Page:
Maps, documents and descriptions of the Middle East in the early twentieth century construct the region as one that needs to be saved, restored, or controlled, developing what is called an ‘environmental imaginary.’ The 'environmental imaginary' is defined as “the constellation of ideas that groups of humans develop about a given landscape, usually local or regional, that commonly includes assessments about that environment as well as how it came to be in its current state.”1 The US’s environmental imaginary of the Middle East coupled society and the landscape as archaic, degraded, and barren. Foreign experts were needed to transform and modernize the ‘rural’ desert, and importantly its people, through strategies such as sedentarization schemes, model homes, pilot projects and home economics programs.
Europeans, and later Americans, sought to make the deserts bloom and in this process also aimed to sedentarize nomads and civilize society.2 Civilizing of both society and landscape is a recurring modernization trope in the region which was furthered with the advent of aid in the region. Architects, Engineers, and Planners (‘technical experts’) played a crucial role in the transformation of the desert through first studying the terrain and secondly developing strategies that were used to modernize the desert, and in turn the region. Here, ‘technical experts’ generated an expertise that was utilized to deliver the Western consumer culture and iconography into the region through ‘development programs’.3
One such ‘bold new program’ was announced on January 20, 1949 by President Harry S. Truman to promote peace, freedom and democracy to underdeveloped nations in the Middle East, Latin America, Asia and Africa which came to be known as the ‘Point Four Program’.4 The program mobilized American expertise through nation-to-nation partnerships by providing technical and practical training in the fields of education, health and agriculture.5 Development was fostered through the introduction of ‘model’ methods of modernization, one of which was the transfer of the ‘Tennessee Valley Authority (hereafter TVA) concept’ of modernizing.6 Point Four actively sought to physically, and ideologically, modernize budding states in the ‘developing world’ through the use of American technological prowess to thwart the potential spread of communism which was done through the exportation of American consumer culture.7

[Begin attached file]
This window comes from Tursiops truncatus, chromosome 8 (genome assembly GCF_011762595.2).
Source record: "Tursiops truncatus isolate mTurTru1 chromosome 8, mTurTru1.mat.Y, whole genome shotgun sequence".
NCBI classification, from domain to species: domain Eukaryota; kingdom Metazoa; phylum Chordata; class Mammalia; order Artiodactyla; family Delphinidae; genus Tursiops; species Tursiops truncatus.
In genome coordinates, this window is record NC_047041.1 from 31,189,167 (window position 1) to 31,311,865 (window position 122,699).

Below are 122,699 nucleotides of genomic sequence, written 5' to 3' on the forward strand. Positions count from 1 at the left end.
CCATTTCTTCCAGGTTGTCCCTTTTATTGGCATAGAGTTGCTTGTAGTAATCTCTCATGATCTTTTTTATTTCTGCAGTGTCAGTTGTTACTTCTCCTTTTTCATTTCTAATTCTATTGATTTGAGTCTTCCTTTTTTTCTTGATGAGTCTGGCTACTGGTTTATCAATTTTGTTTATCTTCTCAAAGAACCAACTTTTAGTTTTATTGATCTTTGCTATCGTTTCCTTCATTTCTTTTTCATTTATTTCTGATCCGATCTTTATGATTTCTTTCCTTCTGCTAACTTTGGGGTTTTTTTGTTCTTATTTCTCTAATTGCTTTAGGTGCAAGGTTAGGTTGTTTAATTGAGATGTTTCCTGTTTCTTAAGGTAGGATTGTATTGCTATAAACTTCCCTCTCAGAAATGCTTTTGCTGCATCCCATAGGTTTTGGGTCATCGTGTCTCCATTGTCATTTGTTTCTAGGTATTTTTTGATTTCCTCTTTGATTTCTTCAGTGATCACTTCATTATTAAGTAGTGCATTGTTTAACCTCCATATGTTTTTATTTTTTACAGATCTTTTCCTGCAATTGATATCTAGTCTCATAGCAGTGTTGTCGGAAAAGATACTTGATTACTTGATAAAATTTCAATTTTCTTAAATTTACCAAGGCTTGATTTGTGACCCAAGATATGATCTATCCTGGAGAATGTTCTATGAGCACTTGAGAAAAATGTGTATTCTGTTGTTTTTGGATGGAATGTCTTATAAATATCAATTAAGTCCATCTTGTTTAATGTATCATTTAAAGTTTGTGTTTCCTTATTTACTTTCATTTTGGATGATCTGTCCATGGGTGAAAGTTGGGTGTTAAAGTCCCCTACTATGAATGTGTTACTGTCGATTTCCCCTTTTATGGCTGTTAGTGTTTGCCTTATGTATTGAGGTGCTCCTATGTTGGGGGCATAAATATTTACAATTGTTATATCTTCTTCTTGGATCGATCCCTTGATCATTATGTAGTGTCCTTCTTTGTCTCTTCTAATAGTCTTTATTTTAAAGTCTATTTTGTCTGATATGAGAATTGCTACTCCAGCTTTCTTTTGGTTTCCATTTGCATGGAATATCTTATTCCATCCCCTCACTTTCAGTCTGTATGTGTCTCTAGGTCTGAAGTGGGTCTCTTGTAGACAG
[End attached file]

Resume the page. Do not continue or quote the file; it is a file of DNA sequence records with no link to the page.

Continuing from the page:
As a techno-scientific project, the TVA saw the success of harnessing and overcoming nature, or in other words taming nature, which was a critical aspect of the promise of technological advancements. Natural resources, and specifically water, were seen in the earlier part of the twentieth century as untapped sources of potential energy that needed to be harnessed by technology to aid in global advancement. The peoples of the ‘Third-World’ were either incapable or unknowledgeable of harnessing this power without foreign assistance which came either through the communist bloc or the democratic model from the U.S.8